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Logo of rjoRomanian Journal of Ophthalmology
 
Rom J Ophthalmol. 2016 Jan-Mar; 60(1): 37–39.
PMCID: PMC5712918

Secondary congenital aphakia

Abstract

Purpose: We present the clinical, paraclinical and therapeutic features in a patient with secondary congenital aphakia.

Methods: A 2-year-old patient, diagnosed with congenital rubella syndrome including sensorineural deafness, congenital heart disease, intellectual disability, microcephaly, microphthalmia, and congenital cataract, presented to our clinic for the surgical treatment of cataract.

Results: During the surgery, the absence of the lens’ cortex was observed, hence, the final diagnose was of secondary congenital aphakia. Surgery was then continued with a posterior capsulorhexis and an anterior vitrectomy, deciding to postpone the implantation of the posterior chamber intraocular lens.

Keywords: congenital cataract, rubella, congenital aphakia

Introduction

Aphakia is defined as the absence of the lens. Aphakia can be congenital due to the intrauterine anomalies and acquired due to the surgical removal or trauma. Congenital aphakia is a rare anomaly, which can be associated with other important ocular disorders. It can be subdivided into two forms: primary and secondary congenital aphakia. Primary congenital aphakia results from the failed induction of the lens placode and therefore the lens is absent, whereas in secondary aphakia, the lens placode has developed but has been resorbed before birth (remnants of the lens such as the lens capsule are present) [1,2].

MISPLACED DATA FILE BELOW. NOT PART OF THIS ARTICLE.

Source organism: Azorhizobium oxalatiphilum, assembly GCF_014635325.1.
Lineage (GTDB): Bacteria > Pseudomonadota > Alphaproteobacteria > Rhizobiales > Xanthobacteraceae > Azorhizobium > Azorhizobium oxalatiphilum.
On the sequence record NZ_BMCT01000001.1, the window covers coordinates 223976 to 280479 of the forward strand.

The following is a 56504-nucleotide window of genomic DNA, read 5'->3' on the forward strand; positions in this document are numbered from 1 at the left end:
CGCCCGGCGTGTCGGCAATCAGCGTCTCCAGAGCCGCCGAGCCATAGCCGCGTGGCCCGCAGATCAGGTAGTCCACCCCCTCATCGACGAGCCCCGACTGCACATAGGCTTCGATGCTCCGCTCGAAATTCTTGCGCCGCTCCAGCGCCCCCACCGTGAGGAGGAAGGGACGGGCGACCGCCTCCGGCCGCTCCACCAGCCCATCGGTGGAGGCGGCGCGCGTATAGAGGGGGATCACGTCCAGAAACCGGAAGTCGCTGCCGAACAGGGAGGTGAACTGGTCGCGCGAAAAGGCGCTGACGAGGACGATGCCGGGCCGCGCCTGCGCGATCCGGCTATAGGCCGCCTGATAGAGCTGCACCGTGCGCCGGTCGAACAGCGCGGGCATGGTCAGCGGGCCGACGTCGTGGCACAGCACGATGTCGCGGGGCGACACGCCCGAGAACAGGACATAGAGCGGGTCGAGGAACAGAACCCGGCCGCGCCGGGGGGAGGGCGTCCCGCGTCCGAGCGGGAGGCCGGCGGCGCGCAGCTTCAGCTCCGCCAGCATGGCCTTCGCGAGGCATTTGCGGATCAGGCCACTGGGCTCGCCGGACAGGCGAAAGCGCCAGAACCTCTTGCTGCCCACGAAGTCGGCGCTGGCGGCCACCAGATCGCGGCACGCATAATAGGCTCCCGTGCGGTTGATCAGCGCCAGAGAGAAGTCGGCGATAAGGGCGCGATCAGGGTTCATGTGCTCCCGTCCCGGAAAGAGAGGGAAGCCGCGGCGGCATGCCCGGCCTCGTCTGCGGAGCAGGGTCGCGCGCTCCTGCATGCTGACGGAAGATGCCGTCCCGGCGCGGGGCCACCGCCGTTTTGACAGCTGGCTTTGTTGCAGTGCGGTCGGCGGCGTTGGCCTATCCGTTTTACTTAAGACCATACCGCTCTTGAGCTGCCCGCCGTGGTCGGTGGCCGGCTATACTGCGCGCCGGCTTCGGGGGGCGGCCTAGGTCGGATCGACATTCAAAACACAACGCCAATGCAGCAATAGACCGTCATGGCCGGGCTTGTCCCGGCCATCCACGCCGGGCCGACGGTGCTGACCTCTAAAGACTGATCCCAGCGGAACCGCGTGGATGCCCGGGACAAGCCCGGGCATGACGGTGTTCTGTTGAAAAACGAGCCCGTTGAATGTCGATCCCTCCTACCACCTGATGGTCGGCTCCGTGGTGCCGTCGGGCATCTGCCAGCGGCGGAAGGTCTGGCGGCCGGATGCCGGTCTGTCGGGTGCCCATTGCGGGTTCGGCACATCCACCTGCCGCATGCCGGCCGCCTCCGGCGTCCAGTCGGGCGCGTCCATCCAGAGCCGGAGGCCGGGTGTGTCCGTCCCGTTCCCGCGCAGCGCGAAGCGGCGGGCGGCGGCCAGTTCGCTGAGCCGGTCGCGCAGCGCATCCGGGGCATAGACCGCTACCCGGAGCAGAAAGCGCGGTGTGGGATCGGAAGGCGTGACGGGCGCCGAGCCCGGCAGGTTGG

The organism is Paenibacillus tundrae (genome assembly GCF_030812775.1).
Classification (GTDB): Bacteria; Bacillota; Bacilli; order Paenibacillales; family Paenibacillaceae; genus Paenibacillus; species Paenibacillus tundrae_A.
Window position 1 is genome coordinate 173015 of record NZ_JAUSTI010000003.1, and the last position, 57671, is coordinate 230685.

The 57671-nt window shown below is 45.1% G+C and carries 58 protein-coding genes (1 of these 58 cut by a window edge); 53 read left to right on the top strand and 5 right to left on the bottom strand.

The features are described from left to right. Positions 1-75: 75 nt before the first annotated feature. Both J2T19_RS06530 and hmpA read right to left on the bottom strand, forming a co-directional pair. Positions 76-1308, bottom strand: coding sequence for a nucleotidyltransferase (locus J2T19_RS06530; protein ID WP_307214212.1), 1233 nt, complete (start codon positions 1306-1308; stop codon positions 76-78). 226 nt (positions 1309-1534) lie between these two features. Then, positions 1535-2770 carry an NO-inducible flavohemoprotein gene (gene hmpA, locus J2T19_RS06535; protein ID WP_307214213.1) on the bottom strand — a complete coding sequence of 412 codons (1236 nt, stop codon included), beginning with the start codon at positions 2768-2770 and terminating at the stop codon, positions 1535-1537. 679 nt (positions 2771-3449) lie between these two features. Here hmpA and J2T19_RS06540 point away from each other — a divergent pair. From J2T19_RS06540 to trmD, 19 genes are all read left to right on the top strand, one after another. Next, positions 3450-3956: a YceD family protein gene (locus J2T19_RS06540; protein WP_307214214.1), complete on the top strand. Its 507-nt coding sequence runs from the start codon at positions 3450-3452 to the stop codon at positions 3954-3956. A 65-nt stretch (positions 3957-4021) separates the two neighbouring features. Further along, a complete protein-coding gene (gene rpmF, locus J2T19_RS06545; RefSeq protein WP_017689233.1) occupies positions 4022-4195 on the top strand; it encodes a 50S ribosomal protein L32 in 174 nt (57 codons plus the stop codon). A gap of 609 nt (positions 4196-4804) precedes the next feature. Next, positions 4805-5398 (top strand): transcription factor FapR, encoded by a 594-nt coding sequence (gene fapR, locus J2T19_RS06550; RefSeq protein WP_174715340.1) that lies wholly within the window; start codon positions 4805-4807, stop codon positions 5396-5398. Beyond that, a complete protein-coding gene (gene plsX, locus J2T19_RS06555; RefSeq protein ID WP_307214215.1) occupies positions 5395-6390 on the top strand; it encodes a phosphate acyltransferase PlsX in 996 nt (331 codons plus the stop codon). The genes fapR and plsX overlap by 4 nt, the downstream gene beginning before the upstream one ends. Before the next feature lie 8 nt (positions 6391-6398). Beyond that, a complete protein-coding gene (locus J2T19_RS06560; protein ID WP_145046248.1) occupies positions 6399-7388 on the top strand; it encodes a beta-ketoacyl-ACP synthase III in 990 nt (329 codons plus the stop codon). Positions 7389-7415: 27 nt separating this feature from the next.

The lens development begins in the 3rd- 4th week of gestation, when the thickening of the surface epithelial cells over the optic vesicle gives birth to the optic placode, which, after the process of invagination, becomes the lens vesicle. The latter contains a single layer of cells covered by a basal lamina, which will ultimately form the lens capsule. In the 3rd month, the primary lens fibers begin to fill the cavity from posterior to anterior [1].

Table 1
Etiology [3]

Methods

A 2-year-old patient with a medical history of congenital rubella syndrome, which included bilateral congenital cataract, operated congenital heart disease (ventricular and atrial septal defects, pulmonary artery stenosis), mental retardation, hypotonia, sensorineural hearing loss with cochlear implant and dental abnormalities was admitted to our clinic for reevaluation and surgical treatment of congenital cataract.